The former merger partners both have a 15.2 per cent share of the UK grocery market according to the latest Kantar figures, behind Tesco on 27.3 per cent and ahead of Morrisons, which has a 10.4 per cent market share.
Chris Hayward, consumer specialist at Kantar, said it is difficult to say whether Asda or Sainsbury's will pull ahead over the coming months.
"It feels like it will be close. Both are in that difficult middle ground where growth is hard to come by," he said.
"I think it is whoever is able to take best advantage if we have a long, hot summer and the events that are coming up. Whilst we haven't got the World Cup, we have got the Cricket World Cup, we've got Wimbledon, we've got the Netball World Cup in July."
Mr Hayward said that shoppers are weighed down with uncertainty and this will affect shopping habits.
"Brexit is not going to make me change my habits, but if I am uncertain - when the newspapers are telling me about things that are uncertain - I might feel I have less money in my pocket," he said.
"When I'm seeing British Steel and Jamie Oliver either going bust or running out of money, I am uncertain as a shopper.
"That means two things then happen. Shoppers either start going to cheaper supermarkets or they go to the same supermarkets and they buy cheaper products."
Sainsbury’s market share fell 0.5 percentage points to 15.2 per cent, with sales down 1.7 per cent, as it nears its 150th birthday.
Mr Hayward said: “Sainsbury’s is approaching its own anniversary a bit differently from rival Tesco – as well as reflecting on the past 150 years and including the Queen in celebrations, it is also looking forward and championing smaller brands with its Future Brands initiative. Sainsbury’s will be hoping that this strategy, combined with an increased level of promotions in recent months, will help win shoppers back.”
With the CMA ruling against the proposed merger now behind it, overall sales at Asda fell 0.2 per cent despite online growth of 10.7 per cent.
"It's a general trend where big four supermarket growth is more difficult whereas online is from a smaller base and you've just got more people doing it," said Mr Hayward.
"Asda are stronger around the family demographic. Those people have less time to shop."
Meanwhile, Morrisons remains Britain’s fourth largest supermarket with market share of 10.4 per cent down from 10.5 per cent this time last year.
Kantar said sales of beer, lager, ice cream and sun care fell substantially over the past four weeks as cooler weather hit discretionary spending.
The grocery market grew by 1.3 per cent during the 12 weeks to May 19, as the memory of a record-breaking May 2018 looms large over retailers.
Mr Hayward said: “This time last year we experienced the hottest May since records began and enjoyed major events like the royal wedding and FA Cup final – so we would expect this period to be challenging for all grocers when comparing year-on-year performance."
Sales of beer and lager, ice cream and sun care fell by 7 per cent, 12 per cent and 16 per cent respectively during the past four weeks as cooler weather hit consumer spending.
Mr Hayward said: “Growth of 1.3 per cent may appear modest when compared with last year’s 2.7 per cent. However, the sector continues to demonstrate resilience and volume sales remain unchanged from last year.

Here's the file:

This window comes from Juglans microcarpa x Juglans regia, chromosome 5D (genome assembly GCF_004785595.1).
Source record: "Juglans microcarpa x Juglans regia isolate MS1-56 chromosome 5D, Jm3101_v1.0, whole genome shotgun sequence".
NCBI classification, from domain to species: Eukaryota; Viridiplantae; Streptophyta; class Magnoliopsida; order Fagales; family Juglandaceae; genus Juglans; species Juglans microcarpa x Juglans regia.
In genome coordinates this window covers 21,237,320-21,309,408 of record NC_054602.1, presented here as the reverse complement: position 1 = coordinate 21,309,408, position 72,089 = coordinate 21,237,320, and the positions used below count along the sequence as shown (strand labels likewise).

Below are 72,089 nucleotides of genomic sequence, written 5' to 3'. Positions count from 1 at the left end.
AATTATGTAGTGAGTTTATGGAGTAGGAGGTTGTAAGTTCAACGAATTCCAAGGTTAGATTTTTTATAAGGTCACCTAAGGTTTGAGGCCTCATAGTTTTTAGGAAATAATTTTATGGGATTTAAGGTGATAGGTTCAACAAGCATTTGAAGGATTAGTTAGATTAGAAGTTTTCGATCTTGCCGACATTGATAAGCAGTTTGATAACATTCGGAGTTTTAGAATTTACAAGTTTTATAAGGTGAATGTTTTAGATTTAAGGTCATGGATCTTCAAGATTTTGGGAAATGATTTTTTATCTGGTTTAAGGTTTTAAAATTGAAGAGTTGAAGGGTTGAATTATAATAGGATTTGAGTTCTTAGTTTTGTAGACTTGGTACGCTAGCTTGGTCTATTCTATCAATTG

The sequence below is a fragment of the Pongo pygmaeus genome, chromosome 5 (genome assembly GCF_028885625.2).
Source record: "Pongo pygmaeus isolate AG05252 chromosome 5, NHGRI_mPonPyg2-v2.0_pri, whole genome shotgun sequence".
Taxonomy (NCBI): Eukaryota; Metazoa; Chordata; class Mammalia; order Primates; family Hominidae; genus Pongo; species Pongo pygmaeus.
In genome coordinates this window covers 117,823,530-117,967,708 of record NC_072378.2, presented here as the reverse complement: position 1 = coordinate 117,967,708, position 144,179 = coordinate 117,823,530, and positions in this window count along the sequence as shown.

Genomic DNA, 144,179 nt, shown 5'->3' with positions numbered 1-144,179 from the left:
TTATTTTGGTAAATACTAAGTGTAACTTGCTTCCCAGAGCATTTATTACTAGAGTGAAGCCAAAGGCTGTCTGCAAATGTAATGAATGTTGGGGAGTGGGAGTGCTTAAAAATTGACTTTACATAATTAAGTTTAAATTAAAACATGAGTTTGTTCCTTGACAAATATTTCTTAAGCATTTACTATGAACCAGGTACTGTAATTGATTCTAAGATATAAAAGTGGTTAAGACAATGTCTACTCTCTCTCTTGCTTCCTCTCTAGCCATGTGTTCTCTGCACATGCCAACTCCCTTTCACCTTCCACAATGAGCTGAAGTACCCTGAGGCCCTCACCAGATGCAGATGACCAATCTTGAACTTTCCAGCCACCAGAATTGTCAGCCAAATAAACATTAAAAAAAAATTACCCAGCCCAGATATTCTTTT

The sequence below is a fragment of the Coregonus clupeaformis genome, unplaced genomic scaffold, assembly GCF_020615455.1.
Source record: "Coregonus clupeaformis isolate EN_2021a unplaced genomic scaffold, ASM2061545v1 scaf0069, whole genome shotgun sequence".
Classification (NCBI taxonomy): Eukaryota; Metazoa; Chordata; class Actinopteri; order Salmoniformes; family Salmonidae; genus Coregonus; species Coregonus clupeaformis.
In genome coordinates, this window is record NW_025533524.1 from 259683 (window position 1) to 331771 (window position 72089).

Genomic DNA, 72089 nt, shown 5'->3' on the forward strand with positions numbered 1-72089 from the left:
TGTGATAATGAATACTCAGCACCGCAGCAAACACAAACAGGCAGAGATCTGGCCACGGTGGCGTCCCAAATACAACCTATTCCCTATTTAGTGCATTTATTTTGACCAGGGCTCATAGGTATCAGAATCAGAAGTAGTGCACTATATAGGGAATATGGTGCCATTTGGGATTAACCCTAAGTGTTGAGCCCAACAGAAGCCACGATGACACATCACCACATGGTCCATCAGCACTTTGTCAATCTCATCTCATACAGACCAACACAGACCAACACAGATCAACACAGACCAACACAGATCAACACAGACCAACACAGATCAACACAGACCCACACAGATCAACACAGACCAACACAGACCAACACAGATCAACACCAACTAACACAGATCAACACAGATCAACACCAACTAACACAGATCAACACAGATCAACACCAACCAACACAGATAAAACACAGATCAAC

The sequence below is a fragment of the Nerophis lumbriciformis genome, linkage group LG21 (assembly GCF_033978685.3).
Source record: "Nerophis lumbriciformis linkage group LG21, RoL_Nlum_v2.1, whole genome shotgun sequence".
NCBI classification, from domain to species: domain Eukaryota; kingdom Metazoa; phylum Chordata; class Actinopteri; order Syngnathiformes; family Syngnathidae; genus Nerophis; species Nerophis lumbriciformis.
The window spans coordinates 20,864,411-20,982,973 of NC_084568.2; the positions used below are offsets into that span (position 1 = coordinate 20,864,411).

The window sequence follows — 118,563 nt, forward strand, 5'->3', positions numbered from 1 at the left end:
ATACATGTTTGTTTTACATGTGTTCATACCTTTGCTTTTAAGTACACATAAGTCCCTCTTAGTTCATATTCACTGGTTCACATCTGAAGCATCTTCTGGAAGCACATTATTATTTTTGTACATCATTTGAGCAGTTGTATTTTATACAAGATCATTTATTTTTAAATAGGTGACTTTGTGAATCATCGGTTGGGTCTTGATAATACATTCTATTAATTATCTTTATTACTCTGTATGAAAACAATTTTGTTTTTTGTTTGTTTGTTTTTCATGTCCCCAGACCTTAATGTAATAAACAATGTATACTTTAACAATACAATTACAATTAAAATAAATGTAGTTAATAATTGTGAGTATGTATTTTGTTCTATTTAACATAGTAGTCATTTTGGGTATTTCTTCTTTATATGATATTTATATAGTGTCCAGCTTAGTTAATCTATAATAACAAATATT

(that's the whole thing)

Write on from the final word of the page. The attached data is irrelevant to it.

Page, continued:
"We have two European football finals with British interest, the Cricket World Cup and the FIFA Women’s World Cup to look forward to in the coming weeks and retailers will be aiming to capitalise on these events and attract more shoppers throughout summer.”
Discounters Aldi and Lidl are worth a collective £344m more than this time last year and reached a combined record market share of 13.8 per cent.
Mr Hayward said: “The discounters continue to attract customers with nearly one million more households visiting Aldi compared with last year and an additional 630,000 shopping at Lidl. Around 75 per cent of growth at both supermarkets is coming from the ambient and chilled aisles as people opt for value in a greater proportion of their basket.
"The big four still account for about 68 per cent of sales. While the discounters are doing really well, let's not forget that seven of out £10 is spent in one of the big four."
Tesco's sales were supported by the performance of its own label ranges.
Mr Hayward said: “While Tesco’s overall sales were flat, its performance was the strongest out of the big four during the past 12 weeks.
"Exclusively at Tesco products continue to be popular and went home in a quarter of customers’ baskets while discounts linked to the retailer’s ‘100 years of value’ campaign delivered a further boost.
"Looking ahead, the supermarket will be hoping the decision to make lines from its Jack’s discount arm available in store throughout May will pique customers’ interest and generate incremental sales.”
Analysts Nielsen also reported grocery spending falling by 1.6 per cent in May in the absence of another spring heatwave.
Its figures show falling sales at three out of the top four supermarkets, and also at M&S, over the last 12 weeks, with Aldi and Lidl continuing to gain market share with double digit growth.
Mike Watkins, Nielsen's UK head of retailer and business insight, said: "Consumer confidence remains unchanged and with the cost of household bills continuing to rise, and 40 per cent of households feeling insecure about their finances, the economy remains the number one concern for shoppers.
"The result is that shoppers remain cautious about their grocery spend as they look to manage their overall household budgets."